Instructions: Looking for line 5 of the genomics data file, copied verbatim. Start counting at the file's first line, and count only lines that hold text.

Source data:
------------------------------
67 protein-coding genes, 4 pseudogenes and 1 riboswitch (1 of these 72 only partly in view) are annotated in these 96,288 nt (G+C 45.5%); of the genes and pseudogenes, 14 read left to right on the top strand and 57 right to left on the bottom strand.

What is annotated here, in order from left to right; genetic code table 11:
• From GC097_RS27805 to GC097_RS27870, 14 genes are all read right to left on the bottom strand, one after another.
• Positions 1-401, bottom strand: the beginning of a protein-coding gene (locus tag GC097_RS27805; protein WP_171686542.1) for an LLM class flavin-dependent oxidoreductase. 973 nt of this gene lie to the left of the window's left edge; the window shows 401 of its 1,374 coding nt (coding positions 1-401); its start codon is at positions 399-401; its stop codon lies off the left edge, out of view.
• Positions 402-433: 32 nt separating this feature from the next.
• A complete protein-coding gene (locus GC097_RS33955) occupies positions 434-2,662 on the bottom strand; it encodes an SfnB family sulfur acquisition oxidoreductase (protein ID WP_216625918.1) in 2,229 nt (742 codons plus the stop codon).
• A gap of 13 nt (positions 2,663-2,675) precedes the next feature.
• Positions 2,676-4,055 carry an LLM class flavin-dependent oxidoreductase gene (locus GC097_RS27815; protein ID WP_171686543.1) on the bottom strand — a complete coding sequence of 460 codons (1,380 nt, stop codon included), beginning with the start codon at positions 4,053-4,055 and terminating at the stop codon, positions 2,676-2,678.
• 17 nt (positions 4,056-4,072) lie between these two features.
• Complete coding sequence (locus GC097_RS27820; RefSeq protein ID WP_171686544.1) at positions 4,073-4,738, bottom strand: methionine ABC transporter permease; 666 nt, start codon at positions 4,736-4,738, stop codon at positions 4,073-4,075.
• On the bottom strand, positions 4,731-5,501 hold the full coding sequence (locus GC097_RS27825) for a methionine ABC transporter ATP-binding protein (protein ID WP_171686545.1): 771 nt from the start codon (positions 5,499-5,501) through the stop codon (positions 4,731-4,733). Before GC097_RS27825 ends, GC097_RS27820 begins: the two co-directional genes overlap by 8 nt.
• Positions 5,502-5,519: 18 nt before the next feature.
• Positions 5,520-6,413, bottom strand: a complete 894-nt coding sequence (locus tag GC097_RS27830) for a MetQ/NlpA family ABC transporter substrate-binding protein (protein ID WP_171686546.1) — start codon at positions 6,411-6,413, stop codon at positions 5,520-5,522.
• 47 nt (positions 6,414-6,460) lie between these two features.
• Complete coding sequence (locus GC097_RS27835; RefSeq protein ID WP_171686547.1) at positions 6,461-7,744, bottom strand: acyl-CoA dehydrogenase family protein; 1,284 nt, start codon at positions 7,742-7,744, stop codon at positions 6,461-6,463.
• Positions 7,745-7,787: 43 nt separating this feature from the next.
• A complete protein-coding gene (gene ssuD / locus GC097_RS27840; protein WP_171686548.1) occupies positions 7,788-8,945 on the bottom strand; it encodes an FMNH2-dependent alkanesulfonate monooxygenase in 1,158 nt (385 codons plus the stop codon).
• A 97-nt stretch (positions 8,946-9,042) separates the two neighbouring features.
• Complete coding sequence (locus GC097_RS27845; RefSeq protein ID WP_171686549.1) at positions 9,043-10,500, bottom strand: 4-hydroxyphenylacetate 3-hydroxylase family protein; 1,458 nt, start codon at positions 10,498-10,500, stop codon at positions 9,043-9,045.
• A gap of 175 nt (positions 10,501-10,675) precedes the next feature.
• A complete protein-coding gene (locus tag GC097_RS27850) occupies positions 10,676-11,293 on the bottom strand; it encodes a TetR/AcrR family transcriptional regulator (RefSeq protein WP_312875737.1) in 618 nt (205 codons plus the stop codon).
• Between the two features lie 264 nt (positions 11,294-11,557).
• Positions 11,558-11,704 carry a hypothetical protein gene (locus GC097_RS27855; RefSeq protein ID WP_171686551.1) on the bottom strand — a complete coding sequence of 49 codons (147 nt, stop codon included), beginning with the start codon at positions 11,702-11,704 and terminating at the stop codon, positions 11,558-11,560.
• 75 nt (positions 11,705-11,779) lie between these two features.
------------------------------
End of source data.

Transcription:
• Positions 402-433: 32 nt separating this feature from the next.